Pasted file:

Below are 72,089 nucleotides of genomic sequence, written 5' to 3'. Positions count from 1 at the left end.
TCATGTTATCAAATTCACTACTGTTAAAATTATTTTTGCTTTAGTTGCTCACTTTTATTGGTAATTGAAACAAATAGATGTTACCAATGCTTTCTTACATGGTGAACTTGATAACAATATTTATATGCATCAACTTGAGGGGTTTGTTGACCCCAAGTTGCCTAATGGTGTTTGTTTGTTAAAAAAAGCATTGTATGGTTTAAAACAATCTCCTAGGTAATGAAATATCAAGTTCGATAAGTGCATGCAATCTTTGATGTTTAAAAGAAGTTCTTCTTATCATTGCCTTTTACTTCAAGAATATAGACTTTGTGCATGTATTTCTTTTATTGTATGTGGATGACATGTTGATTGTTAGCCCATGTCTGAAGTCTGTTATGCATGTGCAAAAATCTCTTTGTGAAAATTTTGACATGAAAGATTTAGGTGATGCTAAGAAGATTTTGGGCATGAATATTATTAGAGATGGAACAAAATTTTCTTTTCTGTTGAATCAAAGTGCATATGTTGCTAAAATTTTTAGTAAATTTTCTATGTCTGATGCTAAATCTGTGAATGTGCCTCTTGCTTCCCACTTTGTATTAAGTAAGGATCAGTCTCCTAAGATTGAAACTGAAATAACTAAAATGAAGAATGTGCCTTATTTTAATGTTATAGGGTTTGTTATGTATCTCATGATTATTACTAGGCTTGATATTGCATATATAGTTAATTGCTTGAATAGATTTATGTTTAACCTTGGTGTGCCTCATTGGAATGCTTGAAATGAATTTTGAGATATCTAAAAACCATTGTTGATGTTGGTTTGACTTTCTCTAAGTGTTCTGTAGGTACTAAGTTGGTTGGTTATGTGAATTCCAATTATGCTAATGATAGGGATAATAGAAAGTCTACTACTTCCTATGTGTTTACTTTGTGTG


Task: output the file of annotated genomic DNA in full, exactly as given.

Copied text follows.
Below are 72,089 nucleotides of genomic sequence, written 5' to 3'. Positions count from 1 at the left end.
TCATGTTATCAAATTCACTACTGTTAAAATTATTTTTGCTTTAGTTGCTCACTTTTATTGGTAATTGAAACAAATAGATGTTACCAATGCTTTCTTACATGGTGAACTTGATAACAATATTTATATGCATCAACTTGAGGGGTTTGTTGACCCCAAGTTGCCTAATGGTGTTTGTTTGTTAAAAAAAGCATTGTATGGTTTAAAACAATCTCCTAGGTAATGAAATATCAAGTTCGATAAGTGCATGCAATCTTTGATGTTTAAAAGAAGTTCTTCTTATCATTGCCTTTTACTTCAAGAATATAGACTTTGTGCATGTATTTCTTTTATTGTATGTGGATGACATGTTGATTGTTAGCCCATGTCTGAAGTCTGTTATGCATGTGCAAAAATCTCTTTGTGAAAATTTTGACATGAAAGATTTAGGTGATGCTAAGAAGATTTTGGGCATGAATATTATTAGAGATGGAACAAAATTTTCTTTTCTGTTGAATCAAAGTGCATATGTTGCTAAAATTTTTAGTAAATTTTCTATGTCTGATGCTAAATCTGTGAATGTGCCTCTTGCTTCCCACTTTGTATTAAGTAAGGATCAGTCTCCTAAGATTGAAACTGAAATAACTAAAATGAAGAATGTGCCTTATTTTAATGTTATAGGGTTTGTTATGTATCTCATGATTATTACTAGGCTTGATATTGCATATATAGTTAATTGCTTGAATAGATTTATGTTTAACCTTGGTGTGCCTCATTGGAATGCTTGAAATGAATTTTGAGATATCTAAAAACCATTGTTGATGTTGGTTTGACTTTCTCTAAGTGTTCTGTAGGTACTAAGTTGGTTGGTTATGTGAATTCCAATTATGCTAATGATAGGGATAATAGAAAGTCTACTACTTCCTATGTGTTTACTTTGTGTG